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Red Flare Leads to 3 Hour Forth Search

Lifeboats News Release

Kinghorn RNLI lifeboat volunteer crew was called out at midnight on Saturday morning following multiple reports of a red flare sighting in the Dysart area.

The lifeboat crew was requested to undertake an inshore search from Kinghorn to West Wemyss, and then back to Dysart harbour.
Lifeboat helm, Leanne Taylor, said, ‘We were tasked to search from Kinghorn north-eastwards to West Wemyss. Using a searchlight and a night-vision scope, we searched for possible vessels in distress.
‘Coastguard rescue teams from Kinghorn, Leven, and St Andrews undertook a shoreline search, including all harbour areas for vessels ashore, or evidence of a flare being fired.
‘Our search took almost three hours, and following a comprehensive search, and further consultation with first informants it was concluded that the flare had been set off from land.
‘We would remind people that the firing of red distress flares, when no genuine emergency exists, is illegal under the Merchant Shipping Act. Flares can also be very dangerous if safety precautions are not taken.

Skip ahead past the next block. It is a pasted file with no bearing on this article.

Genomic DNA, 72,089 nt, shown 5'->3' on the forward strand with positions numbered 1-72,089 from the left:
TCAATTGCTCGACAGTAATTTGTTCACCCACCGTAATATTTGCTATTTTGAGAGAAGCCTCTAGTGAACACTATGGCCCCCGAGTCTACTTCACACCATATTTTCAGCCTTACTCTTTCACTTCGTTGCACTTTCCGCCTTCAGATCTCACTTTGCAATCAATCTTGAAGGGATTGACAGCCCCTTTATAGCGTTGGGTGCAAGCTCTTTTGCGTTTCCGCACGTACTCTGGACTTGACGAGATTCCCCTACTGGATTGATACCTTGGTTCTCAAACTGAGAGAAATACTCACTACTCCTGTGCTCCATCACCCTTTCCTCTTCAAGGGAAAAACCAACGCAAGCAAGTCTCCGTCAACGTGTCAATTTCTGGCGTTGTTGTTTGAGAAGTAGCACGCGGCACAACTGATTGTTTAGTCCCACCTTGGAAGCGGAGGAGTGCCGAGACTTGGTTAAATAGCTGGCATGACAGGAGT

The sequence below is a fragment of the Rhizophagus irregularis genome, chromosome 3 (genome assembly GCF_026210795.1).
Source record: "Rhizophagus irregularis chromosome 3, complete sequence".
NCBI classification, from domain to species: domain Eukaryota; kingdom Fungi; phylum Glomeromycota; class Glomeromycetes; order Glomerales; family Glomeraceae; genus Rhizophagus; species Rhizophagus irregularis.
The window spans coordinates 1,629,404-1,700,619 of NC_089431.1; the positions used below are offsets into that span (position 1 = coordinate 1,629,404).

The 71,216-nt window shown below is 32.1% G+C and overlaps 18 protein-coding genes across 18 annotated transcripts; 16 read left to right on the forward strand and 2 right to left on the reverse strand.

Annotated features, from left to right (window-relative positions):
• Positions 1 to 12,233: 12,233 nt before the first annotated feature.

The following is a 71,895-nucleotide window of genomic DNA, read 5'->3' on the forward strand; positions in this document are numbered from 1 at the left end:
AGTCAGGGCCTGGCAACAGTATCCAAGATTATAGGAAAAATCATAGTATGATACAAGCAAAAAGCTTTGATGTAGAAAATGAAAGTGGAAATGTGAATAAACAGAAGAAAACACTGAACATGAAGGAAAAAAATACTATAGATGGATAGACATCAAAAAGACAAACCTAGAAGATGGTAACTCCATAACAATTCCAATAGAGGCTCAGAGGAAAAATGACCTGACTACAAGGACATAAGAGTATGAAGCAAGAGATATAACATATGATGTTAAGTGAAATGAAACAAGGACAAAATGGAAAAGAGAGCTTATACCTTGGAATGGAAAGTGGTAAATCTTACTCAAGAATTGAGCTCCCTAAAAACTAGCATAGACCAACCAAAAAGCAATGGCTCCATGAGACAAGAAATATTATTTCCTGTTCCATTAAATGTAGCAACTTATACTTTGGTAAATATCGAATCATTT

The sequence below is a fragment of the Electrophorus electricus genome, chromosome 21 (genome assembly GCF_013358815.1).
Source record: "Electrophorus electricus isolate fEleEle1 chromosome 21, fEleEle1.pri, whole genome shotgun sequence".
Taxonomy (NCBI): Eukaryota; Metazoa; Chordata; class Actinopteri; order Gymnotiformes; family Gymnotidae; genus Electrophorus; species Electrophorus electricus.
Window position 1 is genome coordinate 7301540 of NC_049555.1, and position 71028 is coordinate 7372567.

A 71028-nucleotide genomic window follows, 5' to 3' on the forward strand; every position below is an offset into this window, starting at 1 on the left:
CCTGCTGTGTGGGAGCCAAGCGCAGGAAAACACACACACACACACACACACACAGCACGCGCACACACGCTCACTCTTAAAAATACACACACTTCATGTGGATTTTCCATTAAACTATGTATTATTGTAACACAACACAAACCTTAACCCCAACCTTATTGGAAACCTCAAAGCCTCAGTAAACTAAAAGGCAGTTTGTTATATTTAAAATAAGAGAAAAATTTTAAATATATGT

‘If you have unwanted or expired distress flares, these can be disposed of via approved disposal facilities or sites, which vary by locality’
Kinghorn lifeboat crew was Leanne Taylor, Neil Chalmers, Suzanne Baillie, and John Ketchin.
Notes to editors
  • Kinghorn lifeboat station has been operating since 1965. To learn more about the lifeboat station go to
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The Royal National Lifeboat Institution is the charity that saves lives at sea. Our volunteers provide a 24-hour search and rescue service in the United Kingdom and Ireland from 238 lifeboat stations, including four along the River Thames and inland lifeboat stations at Loch Ness, Lough Derg, Enniskillen, Carrybridge and Lough Ree. Additionally the RNLI has more than 1,000 lifeguards on over 240 beaches around the UK and operates a specialist flood rescue team, which can respond anywhere across the UK and Ireland when inland flooding puts lives at risk.

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